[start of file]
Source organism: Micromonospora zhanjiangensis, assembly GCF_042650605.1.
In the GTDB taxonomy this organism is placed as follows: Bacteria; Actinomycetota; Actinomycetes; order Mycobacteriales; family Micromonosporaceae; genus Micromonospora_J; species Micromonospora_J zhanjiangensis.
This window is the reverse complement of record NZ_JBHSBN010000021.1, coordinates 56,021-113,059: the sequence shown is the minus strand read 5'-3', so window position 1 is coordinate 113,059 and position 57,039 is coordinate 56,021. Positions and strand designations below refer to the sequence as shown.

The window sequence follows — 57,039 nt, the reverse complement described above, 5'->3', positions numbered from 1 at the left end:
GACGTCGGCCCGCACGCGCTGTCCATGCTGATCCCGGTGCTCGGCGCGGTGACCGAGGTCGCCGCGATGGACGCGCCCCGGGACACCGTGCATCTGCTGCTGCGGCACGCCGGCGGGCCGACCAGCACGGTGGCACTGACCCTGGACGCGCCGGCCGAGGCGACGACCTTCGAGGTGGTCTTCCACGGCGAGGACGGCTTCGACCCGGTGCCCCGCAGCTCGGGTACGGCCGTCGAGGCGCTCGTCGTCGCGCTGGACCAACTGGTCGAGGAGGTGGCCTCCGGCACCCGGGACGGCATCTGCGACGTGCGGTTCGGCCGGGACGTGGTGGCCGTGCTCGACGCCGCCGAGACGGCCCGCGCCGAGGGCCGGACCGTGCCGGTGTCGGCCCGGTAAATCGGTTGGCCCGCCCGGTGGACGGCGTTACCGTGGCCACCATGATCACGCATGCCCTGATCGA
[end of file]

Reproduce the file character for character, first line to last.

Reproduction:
Source organism: Micromonospora zhanjiangensis, assembly GCF_042650605.1.
In the GTDB taxonomy this organism is placed as follows: Bacteria; Actinomycetota; Actinomycetes; order Mycobacteriales; family Micromonosporaceae; genus Micromonospora_J; species Micromonospora_J zhanjiangensis.
This window is the reverse complement of record NZ_JBHSBN010000021.1, coordinates 56,021-113,059: the sequence shown is the minus strand read 5'-3', so window position 1 is coordinate 113,059 and position 57,039 is coordinate 56,021. Positions and strand designations below refer to the sequence as shown.

The window sequence follows — 57,039 nt, the reverse complement described above, 5'->3', positions numbered from 1 at the left end:
GACGTCGGCCCGCACGCGCTGTCCATGCTGATCCCGGTGCTCGGCGCGGTGACCGAGGTCGCCGCGATGGACGCGCCCCGGGACACCGTGCATCTGCTGCTGCGGCACGCCGGCGGGCCGACCAGCACGGTGGCACTGACCCTGGACGCGCCGGCCGAGGCGACGACCTTCGAGGTGGTCTTCCACGGCGAGGACGGCTTCGACCCGGTGCCCCGCAGCTCGGGTACGGCCGTCGAGGCGCTCGTCGTCGCGCTGGACCAACTGGTCGAGGAGGTGGCCTCCGGCACCCGGGACGGCATCTGCGACGTGCGGTTCGGCCGGGACGTGGTGGCCGTGCTCGACGCCGCCGAGACGGCCCGCGCCGAGGGCCGGACCGTGCCGGTGTCGGCCCGGTAAATCGGTTGGCCCGCCCGGTGGACGGCGTTACCGTGGCCACCATGATCACGCATGCCCTGATCGA